Things I’m Tired Of: Economic Ignorance (Volume 5)

(Source of photo:

Preface: I’m exercising a non-attribution policy with today’s post because I want to focus on cause and effect (facts) rather than on personalities (feelings). The facts don’t care about your feelings.

With the house note out of the way, today I’m going to rail against economic ignorance and how it will likely (but hopefully not) lead to the first time in history where economic ignorance at the highest levels of our government might trigger a recession rather than the normal business cycle.

Firstly, let’s briefly discuss how the debt clock is a symbol of this economic ignorance…

The national debt, which as of this posting now stands at $22,430,652,209,581.70, is NOT the same thing as your personal debt, a private or publicly owned company’s debt, or even a state government’s debt.


The short answer is because none of those aforementioned entities are monetarily sovereign, meaning they are not the issuer of the currency like the federal government is. Additionally, we (“we” meaning our government) do not “owe” other countries (contrary to popular belief) nor is our currency issued by or tied to another country.

And before anyone “goes there”, China does not lend us money, nor are we indebted to them. We buy their goods in exchange for their holding our paper (our currency), which makes them investors in our country, not “currency manipulators”.

This point leads me to the crux of what I’m tired of today…

Sincere ignorance and conscientious stupidity are currently driving our nation’s economic policy.

As I said in a previous post, political ideology is based on normative, wishful thinking and government operates in descriptive reality. Ergo, government should never apply the ideological to things that require pragmatism.

Starting a “trade war” with our most important trading partner to appease an even more ignorant group of people in order to exploit their ignorance and anger at feeling “left behind by the economy and cultural changes” constitutes conscientious stupidity.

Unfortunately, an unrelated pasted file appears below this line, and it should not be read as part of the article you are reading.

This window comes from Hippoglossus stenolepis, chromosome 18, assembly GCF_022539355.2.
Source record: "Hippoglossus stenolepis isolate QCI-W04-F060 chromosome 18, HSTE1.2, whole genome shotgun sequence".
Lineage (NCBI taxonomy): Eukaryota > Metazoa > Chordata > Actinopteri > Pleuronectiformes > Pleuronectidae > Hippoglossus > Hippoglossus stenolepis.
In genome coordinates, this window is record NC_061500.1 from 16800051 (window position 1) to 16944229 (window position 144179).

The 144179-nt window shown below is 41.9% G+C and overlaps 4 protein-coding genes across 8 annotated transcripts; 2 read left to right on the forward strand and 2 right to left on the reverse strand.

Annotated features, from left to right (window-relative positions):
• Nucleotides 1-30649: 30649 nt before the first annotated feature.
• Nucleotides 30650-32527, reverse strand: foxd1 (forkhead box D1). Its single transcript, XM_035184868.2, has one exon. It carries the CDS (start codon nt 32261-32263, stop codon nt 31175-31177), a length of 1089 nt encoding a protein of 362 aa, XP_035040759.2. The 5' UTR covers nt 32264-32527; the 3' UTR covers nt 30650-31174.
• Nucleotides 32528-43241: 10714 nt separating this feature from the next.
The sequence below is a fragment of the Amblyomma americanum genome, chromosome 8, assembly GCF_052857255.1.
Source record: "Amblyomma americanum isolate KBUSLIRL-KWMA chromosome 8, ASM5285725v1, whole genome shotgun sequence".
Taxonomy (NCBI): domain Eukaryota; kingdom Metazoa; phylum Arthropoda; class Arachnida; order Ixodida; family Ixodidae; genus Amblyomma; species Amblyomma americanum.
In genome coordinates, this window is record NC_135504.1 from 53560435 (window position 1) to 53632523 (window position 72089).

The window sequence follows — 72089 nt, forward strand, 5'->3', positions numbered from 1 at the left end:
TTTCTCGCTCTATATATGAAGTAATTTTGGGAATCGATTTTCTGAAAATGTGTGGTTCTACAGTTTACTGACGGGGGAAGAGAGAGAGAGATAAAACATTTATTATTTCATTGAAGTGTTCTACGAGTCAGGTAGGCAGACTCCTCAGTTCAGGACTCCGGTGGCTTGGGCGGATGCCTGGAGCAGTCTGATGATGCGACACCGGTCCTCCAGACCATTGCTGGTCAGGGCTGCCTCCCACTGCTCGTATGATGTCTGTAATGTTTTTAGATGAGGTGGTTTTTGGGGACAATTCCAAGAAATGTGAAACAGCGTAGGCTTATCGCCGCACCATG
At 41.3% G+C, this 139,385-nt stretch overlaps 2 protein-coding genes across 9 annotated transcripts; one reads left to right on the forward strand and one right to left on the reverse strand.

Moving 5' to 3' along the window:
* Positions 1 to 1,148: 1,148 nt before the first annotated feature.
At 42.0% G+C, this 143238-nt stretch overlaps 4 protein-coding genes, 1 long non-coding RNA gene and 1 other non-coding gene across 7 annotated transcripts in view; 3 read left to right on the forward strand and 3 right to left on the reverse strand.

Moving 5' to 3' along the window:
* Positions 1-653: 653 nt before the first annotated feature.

This is not to suggest that China is not doing unfair things in its trading practices with the United States and the rest of the world. Their outright, state-sponsored theft of intellectual property is a very serious problem that should absolutely be dealt with. However, a trade war via tariffs isn’t remotely the way to solve the problem.

Ordering American companies to move their operations in China into to the U.S. is not only laughable (no one in power in this country can order private enterprise to do anything of the sort), but reeks of a desperate attempt by the conscientiously stupid to appeal to the sincerely ignorant.

The American worker has advanced far past the point of working for a dollar an hour to make Nike shoes and Apple iPhones in sweat shops (i.e. the kinds of jobs American companies export to China), unless the American consumer is ready to pay $5000 for an iPhone or $500 for a pair of Nike running shoes.

Those jobs are in China and other Asian countries for a reason.

Does the out of work coal miners or the out of work auto worker want to go to work assembling microprocessors in iPhones or stitch Nike shoes together for less than a third of the money in a sweat shop 12-16 hours (or more) a day?

That’s an obvious rhetorical question.

To paraphrase something comedian and radio/podcast host D.L. Hughley said on his weekday broadcast recently, our country is divided into two factions, the Flintstones and the Jetsons and right now, the Flintstones are in charge.

Obviously, the “Flintstones” represent those who wish to return to a time where coal mining and traditional manufacturing in the Rust Belt reigned and employment was assured on a generational level.

The “Jetsons” represent the new economy where the educated, intellectual, and adaptable are driving the country’s economic growth in places like Dallas, Nashville, San Francisco, Huntsville, Atlanta, New York City, Austin, San Jose, and other places that are either blue cities in red states or blue cities in blue states, working and thriving in a 21st century economy.

Only the economically ignorant would stay in an area where the jobs have dried up and expect a messianic politician to come along and turn back the hands of time to return to them a job that is obsolete rather than move to a place and an industry where their skills are needed.

That is obviously too logical a move to make and therein lies the problem.

Sadly, it might take the first recession caused by economic ignorance to put the Jetsons back in charge and bring the Flintstones into the 21st century.

-The Rational Ram

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